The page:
As an early Google employee, Mayer was also something of a celebrity in Silicon Valley. She often spoke at high-profile tech conferences, posed in fashion spreads, including Vogue, was frequently reported in local high-society columns and lived in a posh penthouse in San Francisco's Four Seasons. She's also a connoisseur of cupcakes.

Still, the move to Yahoo is an opportunity for Mayer to claim a bigger stage.

"This is a Hail Mary pass," says Peter Shankman, an independent marketing strategist based in NYC. "If this one doesn't do it, the clock has pretty much ticked out."

A ticklish to-do list

Questions remain whether Mayer can make a difference at Yahoo. Some openly wonder if Mayer's appointment will make a dent. And whether Yahoo might besmirch her stellar reputation if things don't work out.

"She's not at Google anymore, and if she's going to try and out-Google Google, that would be a terrible mistake," analyst Yarmis says. "Clearly, she saw that her path to the top at Google wasn't going well, and revenge can be a powerful, and dangerous, motive."

Mayer's appointment brings a person with cachet and connections to Yahoo, analysts say. But Yahoo has defined itself as a media company working to attract advertising dollars, an agenda echoed by former interim CEO Levinsohn. Mayer's Google tenure and engineering background could signal an about-face for Yahoo.

"She's an engineering type, which in some ways is good news. Ross Levinsohn had said they would focus as a media company, and that was not necessarily good news," says IDC analyst Karsten Weide.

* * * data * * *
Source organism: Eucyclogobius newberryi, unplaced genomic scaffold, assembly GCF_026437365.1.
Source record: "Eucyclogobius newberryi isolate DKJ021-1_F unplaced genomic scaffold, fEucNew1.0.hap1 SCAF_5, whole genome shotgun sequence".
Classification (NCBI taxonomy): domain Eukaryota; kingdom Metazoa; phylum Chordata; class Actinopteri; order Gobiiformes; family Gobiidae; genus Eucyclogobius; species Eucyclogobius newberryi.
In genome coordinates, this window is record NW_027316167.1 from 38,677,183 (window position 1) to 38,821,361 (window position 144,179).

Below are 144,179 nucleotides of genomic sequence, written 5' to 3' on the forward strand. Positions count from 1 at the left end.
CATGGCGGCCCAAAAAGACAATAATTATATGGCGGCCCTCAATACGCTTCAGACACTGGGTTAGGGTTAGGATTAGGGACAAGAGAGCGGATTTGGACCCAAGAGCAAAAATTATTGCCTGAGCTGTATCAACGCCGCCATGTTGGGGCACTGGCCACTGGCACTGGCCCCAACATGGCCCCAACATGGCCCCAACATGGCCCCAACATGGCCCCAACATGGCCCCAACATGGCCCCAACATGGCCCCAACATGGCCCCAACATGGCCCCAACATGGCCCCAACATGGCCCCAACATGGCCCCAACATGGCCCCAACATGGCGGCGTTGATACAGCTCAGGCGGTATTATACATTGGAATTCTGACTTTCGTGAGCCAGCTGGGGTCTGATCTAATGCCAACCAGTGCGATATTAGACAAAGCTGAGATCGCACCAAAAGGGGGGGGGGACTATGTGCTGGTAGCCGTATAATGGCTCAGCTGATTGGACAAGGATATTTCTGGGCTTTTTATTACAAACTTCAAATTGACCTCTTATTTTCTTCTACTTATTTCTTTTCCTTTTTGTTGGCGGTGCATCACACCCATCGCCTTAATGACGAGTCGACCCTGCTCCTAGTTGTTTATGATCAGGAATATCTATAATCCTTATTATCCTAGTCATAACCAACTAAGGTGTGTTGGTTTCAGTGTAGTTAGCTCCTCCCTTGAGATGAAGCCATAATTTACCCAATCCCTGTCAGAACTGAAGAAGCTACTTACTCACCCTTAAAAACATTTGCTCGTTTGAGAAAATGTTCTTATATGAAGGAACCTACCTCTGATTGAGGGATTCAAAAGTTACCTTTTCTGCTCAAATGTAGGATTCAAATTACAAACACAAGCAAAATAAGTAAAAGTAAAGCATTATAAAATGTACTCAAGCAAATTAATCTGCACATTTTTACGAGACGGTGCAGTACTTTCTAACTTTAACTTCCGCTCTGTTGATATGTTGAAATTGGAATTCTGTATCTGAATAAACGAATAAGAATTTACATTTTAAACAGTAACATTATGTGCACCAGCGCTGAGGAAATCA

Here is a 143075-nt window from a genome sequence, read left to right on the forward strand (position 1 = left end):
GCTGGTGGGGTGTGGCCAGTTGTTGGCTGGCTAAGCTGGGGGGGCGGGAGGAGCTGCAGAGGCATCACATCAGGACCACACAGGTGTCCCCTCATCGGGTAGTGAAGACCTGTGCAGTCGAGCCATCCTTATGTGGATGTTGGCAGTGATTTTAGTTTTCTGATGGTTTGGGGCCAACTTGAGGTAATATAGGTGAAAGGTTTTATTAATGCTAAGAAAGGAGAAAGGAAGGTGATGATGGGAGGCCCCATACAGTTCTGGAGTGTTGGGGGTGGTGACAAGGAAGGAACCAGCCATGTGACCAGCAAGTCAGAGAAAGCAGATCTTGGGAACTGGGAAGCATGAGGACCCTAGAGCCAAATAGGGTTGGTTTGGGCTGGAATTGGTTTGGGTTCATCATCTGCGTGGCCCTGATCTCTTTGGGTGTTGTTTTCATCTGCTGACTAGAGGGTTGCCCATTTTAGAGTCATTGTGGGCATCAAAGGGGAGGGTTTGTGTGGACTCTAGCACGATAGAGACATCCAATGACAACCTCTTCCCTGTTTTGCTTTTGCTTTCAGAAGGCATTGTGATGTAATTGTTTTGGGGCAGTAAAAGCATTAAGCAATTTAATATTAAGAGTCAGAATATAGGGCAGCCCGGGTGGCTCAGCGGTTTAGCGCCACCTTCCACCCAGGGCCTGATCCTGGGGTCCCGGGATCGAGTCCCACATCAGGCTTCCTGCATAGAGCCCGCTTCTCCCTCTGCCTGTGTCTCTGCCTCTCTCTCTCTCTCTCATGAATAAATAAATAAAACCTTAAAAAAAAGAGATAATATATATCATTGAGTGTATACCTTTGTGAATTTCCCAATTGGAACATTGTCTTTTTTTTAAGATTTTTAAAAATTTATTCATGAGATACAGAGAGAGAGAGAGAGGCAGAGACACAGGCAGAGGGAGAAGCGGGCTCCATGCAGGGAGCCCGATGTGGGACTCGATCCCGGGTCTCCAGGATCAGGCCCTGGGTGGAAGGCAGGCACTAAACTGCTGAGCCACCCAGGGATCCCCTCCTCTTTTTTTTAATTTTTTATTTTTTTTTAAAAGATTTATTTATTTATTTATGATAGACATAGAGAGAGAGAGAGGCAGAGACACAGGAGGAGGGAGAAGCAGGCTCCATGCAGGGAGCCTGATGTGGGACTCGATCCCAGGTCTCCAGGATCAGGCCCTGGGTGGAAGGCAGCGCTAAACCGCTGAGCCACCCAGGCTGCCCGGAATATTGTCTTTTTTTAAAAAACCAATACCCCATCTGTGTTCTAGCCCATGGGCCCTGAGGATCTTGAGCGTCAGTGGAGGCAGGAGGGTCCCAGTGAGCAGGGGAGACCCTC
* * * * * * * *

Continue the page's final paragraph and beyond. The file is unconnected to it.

Yahoo's advertising sales business needs to change to shore up its shortcomings, he says. "The future of display advertising will be sold automatically, algorithmically."

The situation isn't entirely dire. The portal attracts about 700 million visitors a month, which helped it generate nearly $1 billion in ad sales last quarter.

But that business is under siege from Google, Facebook and an armada of start-ups vying for eyeballs and revenue. Yahoo's slice of the nearly $40 billion U.S. online ad market -- 16% in 2009 -- was 9.5% in 2011 and could slide to 7.4% this year, according to eMarketer.

Whether the new CEO and a new board are the fix remains an open question. Analysts will be closely watching Third Point CEO Daniel Loeb, whose hedge fund owns 5.8% of Yahoo and has won three board seats. A hedge fund's influence "runs the risk of making decisions that are good for the short term but not for the long term," Morningstar analyst Rick Summer says.

The January hiring of Thompson, the highly successful CEO of eBay's PayPal unit, was Yahoo's latest stab at a turnaround.

Thompson's hasty exit in May complicated a restructuring plan he put into place that included 2,000 layoffs. It was the latest in a series of missteps the past few years highlighted by multiple CEOs, executive defections, a patent dispute with Facebook, reorganizations and questions about deals with tech partners Microsoft and Alibaba.

For Mayer, it all adds up to inheriting a wayward ship with an uncertain future.

(Jon Swartz and Scott Martin, USA TODAY)